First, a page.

US surprises EU with global airline ownership plan
BRUSSELS - The United States proposed a deal on Tuesday to sweep away a global "spider's web" of airline ownership rules, taking the EU by surprise as it seeks a transatlantic deal for its airlines to buy their U.S. rivals.
BRUSSELS – The United States proposed a deal on Tuesday to sweep away a global “spider’s web” of airline ownership rules, taking the EU by surprise as it seeks a transatlantic deal for its airlines to buy their U.S. rivals.
U.S. Deputy Assistant Secretary of State for Transportation Affairs John Byerly said Washington had an open mind on Europe’s long-standing demand to ease American restrictions on foreign ownership of U.S. airlines.
But Byerly, the chief U.S. negotiator in the “open skies” talks with the EU, said Washington would seek a far wider deal by pledging to forgo access restrictions on airlines from more than 60 nations, based on the nationality of their owners, a deal which could be expanded to other countries in the future.
Such a move would involve “dismantling the sticky spider’s web of restrictions in bilateral aviation agreement that form a huge impediment to expanded cross-border investment in, and management of, airlines around the world,” he said in a speech.
Under those rules, which are starting to be relaxed, a country allows access to airlines from third countries only if they are owned and controlled by nationals of that same country, something that has impeded cross-border airline takeovers.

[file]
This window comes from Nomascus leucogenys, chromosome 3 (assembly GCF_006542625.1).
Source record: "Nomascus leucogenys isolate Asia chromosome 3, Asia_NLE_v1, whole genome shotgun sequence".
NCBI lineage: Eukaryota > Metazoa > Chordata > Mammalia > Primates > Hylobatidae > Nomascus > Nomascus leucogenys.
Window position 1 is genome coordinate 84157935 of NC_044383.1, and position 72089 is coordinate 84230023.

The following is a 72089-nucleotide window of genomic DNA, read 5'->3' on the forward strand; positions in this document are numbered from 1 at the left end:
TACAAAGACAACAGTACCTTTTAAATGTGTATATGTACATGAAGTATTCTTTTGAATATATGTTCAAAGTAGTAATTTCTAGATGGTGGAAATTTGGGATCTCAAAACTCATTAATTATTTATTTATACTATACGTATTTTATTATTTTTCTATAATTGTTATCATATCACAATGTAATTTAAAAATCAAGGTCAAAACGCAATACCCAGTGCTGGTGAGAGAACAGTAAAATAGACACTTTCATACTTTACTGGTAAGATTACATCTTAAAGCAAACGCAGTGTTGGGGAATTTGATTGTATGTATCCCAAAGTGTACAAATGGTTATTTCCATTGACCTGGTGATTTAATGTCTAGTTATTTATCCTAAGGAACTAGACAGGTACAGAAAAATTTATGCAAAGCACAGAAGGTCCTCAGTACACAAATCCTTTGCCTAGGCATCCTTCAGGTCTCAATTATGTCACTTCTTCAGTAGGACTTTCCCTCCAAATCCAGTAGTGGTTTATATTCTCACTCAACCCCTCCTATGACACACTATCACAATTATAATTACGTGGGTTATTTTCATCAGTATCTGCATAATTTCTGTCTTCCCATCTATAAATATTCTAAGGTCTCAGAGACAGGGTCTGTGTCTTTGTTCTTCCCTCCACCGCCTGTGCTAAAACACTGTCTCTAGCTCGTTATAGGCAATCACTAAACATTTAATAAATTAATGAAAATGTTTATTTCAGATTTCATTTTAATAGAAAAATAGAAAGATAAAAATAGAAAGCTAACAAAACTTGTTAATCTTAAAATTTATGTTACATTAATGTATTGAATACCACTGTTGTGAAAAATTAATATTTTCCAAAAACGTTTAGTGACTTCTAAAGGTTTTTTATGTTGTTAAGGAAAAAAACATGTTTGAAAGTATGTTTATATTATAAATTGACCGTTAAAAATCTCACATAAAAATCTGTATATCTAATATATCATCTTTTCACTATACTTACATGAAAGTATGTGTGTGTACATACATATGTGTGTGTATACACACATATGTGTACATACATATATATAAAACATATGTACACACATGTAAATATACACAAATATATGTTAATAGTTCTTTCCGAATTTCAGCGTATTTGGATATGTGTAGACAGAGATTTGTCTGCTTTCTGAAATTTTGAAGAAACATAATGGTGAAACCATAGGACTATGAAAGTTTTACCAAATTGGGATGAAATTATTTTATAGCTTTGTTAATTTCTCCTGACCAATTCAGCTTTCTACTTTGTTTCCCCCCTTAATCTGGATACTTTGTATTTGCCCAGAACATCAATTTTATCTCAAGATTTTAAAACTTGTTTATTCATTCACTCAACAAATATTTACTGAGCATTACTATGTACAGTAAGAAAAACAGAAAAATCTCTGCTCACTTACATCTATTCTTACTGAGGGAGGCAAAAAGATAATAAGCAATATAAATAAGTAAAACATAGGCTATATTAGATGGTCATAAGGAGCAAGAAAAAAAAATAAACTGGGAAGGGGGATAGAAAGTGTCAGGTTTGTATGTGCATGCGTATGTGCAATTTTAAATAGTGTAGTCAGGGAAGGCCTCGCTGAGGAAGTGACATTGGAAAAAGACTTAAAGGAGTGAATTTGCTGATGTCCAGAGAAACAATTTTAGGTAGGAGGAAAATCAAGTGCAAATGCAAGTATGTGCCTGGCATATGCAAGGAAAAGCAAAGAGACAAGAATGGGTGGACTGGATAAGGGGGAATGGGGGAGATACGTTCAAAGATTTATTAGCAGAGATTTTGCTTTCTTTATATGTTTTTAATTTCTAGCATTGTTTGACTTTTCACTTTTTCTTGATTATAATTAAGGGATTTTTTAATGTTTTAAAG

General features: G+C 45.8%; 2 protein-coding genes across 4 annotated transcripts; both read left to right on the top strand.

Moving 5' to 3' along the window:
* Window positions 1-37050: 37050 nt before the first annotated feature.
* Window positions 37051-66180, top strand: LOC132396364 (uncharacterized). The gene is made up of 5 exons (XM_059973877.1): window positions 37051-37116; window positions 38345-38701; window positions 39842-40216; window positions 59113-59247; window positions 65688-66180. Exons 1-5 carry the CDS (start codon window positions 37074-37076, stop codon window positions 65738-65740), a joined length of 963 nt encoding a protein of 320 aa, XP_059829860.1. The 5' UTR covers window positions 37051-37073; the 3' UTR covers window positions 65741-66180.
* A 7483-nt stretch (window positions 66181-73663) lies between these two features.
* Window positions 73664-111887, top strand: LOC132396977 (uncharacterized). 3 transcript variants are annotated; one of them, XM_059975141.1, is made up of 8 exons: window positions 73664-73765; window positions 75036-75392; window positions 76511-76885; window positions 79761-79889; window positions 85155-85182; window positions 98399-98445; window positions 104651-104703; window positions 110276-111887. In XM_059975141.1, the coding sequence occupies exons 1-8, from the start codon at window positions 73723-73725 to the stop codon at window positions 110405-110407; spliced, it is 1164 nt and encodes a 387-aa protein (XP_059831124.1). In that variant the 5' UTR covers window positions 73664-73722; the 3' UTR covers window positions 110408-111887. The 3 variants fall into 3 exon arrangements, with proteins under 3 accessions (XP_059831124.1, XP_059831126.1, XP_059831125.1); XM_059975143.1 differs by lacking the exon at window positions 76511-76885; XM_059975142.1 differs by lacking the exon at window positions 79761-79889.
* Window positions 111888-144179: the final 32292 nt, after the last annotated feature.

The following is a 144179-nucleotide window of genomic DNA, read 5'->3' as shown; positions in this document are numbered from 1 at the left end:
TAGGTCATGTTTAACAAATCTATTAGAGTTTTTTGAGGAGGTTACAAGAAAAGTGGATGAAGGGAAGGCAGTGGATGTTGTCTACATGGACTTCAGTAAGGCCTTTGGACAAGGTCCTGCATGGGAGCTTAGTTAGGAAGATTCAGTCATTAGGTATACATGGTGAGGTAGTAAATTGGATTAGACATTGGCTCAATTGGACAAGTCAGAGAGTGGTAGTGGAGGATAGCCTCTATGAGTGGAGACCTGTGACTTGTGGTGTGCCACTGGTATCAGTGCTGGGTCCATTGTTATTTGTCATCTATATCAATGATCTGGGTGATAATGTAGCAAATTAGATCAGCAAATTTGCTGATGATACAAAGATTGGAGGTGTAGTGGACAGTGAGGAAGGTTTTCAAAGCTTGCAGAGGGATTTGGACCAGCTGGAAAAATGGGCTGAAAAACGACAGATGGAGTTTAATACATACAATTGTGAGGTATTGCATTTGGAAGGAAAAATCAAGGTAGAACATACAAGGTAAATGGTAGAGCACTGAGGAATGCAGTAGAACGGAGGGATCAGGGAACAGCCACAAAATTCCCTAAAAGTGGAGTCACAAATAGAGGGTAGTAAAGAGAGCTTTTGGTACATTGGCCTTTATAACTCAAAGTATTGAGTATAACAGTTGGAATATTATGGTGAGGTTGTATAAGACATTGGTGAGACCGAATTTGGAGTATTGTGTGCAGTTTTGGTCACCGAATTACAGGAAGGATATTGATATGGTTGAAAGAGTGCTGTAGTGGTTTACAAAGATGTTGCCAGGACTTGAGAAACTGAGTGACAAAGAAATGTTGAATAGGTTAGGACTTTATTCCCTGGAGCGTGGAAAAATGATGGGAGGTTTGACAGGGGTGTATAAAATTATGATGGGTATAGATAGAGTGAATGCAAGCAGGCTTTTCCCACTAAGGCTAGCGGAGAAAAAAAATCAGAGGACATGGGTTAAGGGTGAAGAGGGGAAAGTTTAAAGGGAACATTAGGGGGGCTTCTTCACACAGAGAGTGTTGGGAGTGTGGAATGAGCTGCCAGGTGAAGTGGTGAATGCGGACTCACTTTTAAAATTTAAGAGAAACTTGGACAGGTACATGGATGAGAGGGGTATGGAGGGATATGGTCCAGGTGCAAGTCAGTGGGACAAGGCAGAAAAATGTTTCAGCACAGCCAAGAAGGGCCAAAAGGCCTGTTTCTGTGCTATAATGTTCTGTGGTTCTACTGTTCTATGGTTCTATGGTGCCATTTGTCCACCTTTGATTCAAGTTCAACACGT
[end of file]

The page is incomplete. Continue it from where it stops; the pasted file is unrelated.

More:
The United States and the EU will open talks on Thursday in Slovenia on a second phase of the liberalisation of the transatlantic aviation market, known as “open skies.”
DIFFERENT EU FOCUS
The EU’s chief negotiator said he was surprised by the U.S. proposal to broaden the liberalisation talks.
“The EU’s priority is more on a transatlantic area and then to move forward after that,” Daniel Calleja told reporters.
Brussels wants to do away with U.S. federal laws that cap foreign control at 25 percent of the voting stock.
Britain has threatened to exercise its right to tear up the first-stage agreement, which forced it to open lucrative routes from London’s Heathrow Airport to more competition, unless the EU wins the right for Europeans to own or control U.S. airlines.
But many U.S. lawmakers oppose scrapping the limit.
Washington acknowledged that letting Europeans own U.S. carriers could boost investment and competitiveness in the U.S. sector which has been hit by a wave of bankruptcies, Byerly said in a speech to the European Aviation Club.
But the EU would have to convince a sceptical U.S. Congress and trade unions of the benefits.
“We approach with an open mind the expected European proposal to change U.S. laws that limit foreign ownership of U.S. carriers,” Byerly said.
He also reaffirmed Washington’s rejection of EU plans to include civil aircraft flying into and out of Europe in its system for trading carbon dioxide emissions based on legally binding limits.
Byerly said the United States did not rule out “the possibility of environmental constraints on traffic freedoms” figuring in the talks but they must be consistent with International Civil Aviation Organisation (ICAO) principles.
The ICAO last year opposed the EU plan to include foreign airlines in its Emission Trading Scheme, but EU ministers voted in December to go ahead nevertheless.